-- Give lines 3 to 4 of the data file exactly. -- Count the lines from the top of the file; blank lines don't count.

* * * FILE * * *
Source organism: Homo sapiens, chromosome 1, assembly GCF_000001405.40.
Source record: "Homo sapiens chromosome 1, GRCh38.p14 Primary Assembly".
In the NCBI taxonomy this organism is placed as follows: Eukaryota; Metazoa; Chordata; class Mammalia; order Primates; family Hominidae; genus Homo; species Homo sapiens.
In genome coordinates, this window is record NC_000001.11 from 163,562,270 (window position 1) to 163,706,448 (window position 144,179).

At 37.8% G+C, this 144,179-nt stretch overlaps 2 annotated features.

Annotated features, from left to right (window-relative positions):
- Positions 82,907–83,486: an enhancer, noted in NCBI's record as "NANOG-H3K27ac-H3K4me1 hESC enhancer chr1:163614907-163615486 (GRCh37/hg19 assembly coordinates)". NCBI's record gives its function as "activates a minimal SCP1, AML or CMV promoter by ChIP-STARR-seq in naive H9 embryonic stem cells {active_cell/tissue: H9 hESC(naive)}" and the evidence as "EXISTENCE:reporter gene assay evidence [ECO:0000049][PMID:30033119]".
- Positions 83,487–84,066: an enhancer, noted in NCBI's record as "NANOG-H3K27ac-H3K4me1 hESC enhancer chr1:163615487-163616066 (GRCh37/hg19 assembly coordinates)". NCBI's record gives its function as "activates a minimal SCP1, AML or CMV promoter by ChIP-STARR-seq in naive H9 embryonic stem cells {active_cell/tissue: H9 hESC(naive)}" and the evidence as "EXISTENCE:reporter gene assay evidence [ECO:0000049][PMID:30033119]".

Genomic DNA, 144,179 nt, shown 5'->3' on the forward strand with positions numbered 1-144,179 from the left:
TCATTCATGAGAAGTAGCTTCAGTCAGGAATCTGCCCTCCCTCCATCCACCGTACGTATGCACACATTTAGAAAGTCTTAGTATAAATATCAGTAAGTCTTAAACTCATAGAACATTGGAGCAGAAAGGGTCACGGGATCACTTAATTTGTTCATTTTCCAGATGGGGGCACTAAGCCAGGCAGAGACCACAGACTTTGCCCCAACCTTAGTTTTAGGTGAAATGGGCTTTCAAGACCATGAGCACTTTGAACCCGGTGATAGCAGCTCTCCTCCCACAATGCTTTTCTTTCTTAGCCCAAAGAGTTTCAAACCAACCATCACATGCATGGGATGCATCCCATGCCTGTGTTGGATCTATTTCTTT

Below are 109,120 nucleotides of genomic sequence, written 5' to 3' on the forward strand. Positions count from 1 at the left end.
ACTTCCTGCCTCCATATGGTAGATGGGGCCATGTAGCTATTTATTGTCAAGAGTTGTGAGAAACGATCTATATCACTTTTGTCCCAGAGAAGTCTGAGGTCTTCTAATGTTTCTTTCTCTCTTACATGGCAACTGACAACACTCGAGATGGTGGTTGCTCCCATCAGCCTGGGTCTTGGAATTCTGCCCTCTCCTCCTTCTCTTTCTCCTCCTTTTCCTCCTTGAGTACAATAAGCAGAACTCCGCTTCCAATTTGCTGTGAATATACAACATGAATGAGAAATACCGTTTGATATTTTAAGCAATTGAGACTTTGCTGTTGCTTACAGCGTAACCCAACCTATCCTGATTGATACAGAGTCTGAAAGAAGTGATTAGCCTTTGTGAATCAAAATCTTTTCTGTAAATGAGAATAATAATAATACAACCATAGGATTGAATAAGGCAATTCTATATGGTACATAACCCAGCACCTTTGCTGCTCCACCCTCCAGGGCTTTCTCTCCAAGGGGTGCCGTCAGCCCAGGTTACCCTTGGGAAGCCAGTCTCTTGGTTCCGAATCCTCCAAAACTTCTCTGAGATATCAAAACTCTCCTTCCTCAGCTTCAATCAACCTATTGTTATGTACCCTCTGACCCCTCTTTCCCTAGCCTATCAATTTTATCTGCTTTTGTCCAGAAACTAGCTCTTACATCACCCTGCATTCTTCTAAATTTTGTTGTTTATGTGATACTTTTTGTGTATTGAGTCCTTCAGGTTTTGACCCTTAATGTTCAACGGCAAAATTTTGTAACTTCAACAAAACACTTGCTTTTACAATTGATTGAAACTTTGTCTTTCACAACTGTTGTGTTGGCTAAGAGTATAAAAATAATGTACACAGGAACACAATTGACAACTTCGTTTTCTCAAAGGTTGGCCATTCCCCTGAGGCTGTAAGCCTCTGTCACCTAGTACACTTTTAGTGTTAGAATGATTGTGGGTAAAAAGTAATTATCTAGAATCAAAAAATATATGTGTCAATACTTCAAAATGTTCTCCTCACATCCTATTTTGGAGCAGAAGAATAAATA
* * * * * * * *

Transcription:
In the NCBI taxonomy this organism is placed as follows: Eukaryota; Metazoa; Chordata; class Mammalia; order Primates; family Hominidae; genus Homo; species Homo sapiens.
In genome coordinates, this window is record NC_000001.11 from 163,562,270 (window position 1) to 163,706,448 (window position 144,179).